Bleak House

Arsenal's young defender Philippe Senderos has had a torrid start to the season, with Chelsea striker Didier Drogba (No. 15) tormenting him. Here, Senderos watches Drogba slotting home the only goal of the match past Arsenal goalkeeper Jens Lehmann.-AP Arsenal's young defender Philippe Senderos has had a torrid start to the season, with Chelsea striker Didier Drogba (No. 15) tormenting him. Here, Senderos watches Drogba slotting home the only goal of the match past Arsenal goalkeeper Jens Lehmann.

THRASHED 4-1 in Copenhagen by a far from irresistible Danish team, England could count themselves lucky indeed that their World Cup qualifying group contained such small fry as their fellow Britons, Wales and Northern Ireland; though fry had to be very small indeed to accommodate an English side with so many blatant faults. Their display last season in the same group at home to a still smaller opponent, Azerbaijan, remained an embarrassing memory.

The bleak situation was compounded by the poor subsequent quality of what should have been a match at the very summit of the Premiership; that between Chelsea, bankrolled by their fabulously rich Russian owner, Roman Abramovich, champions last season by a country mile, and Arsenal, whom they hadn't beaten in the League for 19 games, and who, with Manchester United, seemed their only valid challengers. But what a dismal game it turned out to be, as one sat watching and hoping for something better than sustained mediocrity on the part of both sides. A Chelsea team so awash with famous and expensive stars that they began with their new �20 million plus players — Michael Essien, just arrived from Lyon after prolonged negotiation, and right winger Shaun Wright-Phillips, not to mention �23 million striker Didier Drogba, on the bench. While Joe Cole, an England player in Copenhagen, didn't even get as far as that.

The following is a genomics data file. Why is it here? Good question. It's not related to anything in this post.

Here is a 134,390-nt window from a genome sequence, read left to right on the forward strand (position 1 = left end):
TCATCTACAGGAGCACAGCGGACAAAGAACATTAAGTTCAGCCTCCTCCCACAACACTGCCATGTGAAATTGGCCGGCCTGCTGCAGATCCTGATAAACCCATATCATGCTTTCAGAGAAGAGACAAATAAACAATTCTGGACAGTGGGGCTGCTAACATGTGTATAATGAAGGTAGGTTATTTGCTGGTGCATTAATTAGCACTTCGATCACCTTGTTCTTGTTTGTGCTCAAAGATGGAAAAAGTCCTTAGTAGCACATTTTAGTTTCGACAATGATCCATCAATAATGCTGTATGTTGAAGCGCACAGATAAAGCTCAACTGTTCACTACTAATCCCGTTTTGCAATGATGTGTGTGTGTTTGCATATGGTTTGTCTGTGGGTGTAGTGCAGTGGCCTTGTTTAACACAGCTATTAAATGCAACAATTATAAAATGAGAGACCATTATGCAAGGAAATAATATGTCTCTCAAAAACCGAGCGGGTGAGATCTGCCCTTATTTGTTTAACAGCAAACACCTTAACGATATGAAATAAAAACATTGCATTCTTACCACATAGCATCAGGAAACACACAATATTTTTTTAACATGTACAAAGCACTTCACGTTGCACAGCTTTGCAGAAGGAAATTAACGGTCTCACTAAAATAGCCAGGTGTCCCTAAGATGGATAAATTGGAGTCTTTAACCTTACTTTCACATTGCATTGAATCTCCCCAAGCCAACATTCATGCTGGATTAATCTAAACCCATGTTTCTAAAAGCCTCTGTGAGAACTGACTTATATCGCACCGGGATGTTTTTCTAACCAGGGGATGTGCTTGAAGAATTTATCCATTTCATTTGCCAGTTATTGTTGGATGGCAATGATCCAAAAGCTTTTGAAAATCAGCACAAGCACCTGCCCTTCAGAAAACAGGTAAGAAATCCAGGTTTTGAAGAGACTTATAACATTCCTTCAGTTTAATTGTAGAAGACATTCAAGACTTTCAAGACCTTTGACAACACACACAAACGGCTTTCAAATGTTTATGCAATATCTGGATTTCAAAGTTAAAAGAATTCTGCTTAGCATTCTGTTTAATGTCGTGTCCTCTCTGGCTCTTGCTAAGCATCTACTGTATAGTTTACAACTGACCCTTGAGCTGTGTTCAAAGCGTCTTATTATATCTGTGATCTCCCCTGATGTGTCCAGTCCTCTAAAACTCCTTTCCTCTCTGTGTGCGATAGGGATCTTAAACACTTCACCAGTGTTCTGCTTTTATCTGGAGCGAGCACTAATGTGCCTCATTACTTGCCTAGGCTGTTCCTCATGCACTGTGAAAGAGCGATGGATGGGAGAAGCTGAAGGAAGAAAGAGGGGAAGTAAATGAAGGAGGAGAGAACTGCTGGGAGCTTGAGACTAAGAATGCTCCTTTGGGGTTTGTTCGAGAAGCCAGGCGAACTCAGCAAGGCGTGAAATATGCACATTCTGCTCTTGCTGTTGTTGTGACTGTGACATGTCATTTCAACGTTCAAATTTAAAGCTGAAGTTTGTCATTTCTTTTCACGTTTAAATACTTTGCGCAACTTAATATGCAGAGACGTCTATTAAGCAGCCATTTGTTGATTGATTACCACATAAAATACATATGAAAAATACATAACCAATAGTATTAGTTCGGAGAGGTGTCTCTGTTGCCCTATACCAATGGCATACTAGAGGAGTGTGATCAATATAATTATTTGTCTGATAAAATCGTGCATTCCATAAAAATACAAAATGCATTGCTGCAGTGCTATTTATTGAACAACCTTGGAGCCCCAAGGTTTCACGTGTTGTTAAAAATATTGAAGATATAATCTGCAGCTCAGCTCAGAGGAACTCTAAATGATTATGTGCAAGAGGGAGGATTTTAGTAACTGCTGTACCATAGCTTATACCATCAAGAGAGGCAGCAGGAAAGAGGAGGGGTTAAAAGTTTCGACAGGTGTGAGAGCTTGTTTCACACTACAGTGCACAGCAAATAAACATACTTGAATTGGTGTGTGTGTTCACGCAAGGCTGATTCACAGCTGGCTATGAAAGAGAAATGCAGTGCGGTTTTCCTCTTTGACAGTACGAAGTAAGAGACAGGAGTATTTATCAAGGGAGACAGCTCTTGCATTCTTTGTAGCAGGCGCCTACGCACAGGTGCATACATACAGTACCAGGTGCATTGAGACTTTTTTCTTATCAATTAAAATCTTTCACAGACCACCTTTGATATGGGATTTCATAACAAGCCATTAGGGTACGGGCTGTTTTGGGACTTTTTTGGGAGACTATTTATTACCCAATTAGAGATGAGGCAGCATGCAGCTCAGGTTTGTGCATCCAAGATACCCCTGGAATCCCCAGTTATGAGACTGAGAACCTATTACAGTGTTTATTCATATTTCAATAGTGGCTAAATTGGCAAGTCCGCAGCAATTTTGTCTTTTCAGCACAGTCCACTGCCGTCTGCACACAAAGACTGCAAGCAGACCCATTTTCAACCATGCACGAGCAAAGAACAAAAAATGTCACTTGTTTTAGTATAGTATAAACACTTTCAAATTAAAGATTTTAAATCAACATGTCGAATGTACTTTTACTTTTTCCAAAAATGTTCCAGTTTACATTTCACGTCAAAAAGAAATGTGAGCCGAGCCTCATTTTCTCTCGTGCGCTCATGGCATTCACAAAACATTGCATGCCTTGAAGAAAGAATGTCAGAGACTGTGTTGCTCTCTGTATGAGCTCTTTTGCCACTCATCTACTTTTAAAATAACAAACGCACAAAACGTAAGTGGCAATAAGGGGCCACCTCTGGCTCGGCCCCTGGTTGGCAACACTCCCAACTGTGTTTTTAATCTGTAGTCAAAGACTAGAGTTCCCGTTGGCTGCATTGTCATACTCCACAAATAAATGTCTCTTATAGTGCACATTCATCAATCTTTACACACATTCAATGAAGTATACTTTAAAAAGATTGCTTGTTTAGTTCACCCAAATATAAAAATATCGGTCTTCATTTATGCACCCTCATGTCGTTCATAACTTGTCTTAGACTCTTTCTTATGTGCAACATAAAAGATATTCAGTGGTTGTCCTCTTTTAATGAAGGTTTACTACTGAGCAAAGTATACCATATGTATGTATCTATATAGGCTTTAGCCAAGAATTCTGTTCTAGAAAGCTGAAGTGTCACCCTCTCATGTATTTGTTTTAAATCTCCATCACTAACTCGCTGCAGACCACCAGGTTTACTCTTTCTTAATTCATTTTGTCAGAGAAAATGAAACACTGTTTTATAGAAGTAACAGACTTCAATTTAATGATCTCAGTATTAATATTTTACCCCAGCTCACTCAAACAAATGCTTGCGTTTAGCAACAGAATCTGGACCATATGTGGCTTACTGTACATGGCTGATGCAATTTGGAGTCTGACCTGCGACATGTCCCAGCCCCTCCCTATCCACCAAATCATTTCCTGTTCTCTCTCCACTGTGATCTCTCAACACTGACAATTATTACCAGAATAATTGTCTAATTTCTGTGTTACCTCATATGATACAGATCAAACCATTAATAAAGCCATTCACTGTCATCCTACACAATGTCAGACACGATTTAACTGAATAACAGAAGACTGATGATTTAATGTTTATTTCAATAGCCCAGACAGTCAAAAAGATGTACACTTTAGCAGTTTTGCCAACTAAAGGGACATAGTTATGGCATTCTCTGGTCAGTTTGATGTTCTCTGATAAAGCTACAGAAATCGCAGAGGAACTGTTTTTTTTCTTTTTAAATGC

As for Arsenal, it was widely wondered, at the beginning of the season, whether they would be able to make up for the absence of Patrick Vieira, their forceful French international midfielder, sold at last for �13.5 million to Juventus, after seeming for the previous two summers on the point of leaving for Real Madrid.

Arsenal clearly thought the 29-year-old Vieira, who had had a troublesome knee injury, had passed his best, and certainly last season had by no means been one of his best. But who could replace him? Arsene Wenger, the Gunners' French manager, said somewhat airily after a pre-season friendly game at Barnet, that new players did come through, that Vieira himself was little known when nearly ten years earlier he had arrived from Milan. But this was seriously begging the question. Vieira then cost a whacking �3.5 million and was already a France Under 21 international.

As evidenced in the Gunners' several early season games, neither of their cleverly precocious lightweights — teenaged Spaniard Cesc Fabregas or Matthieu Flamini, both of whom were used at Chelsea — has the power or the authority to do what Vieira did. As for their young Swiss international centre back, Philippe Senderos, he has been nothing short of a disaster. The decisive goal he gave away at Stamford Bridge was an utter fiasco, to rank with the two he had given away at Cardiff in the pre-season charity curtain raiser. Or for that matter in the summer tournament played in Amsterdam. Didier Drogba, the big, strong Ivory Coast striker, seems to mesmerise him.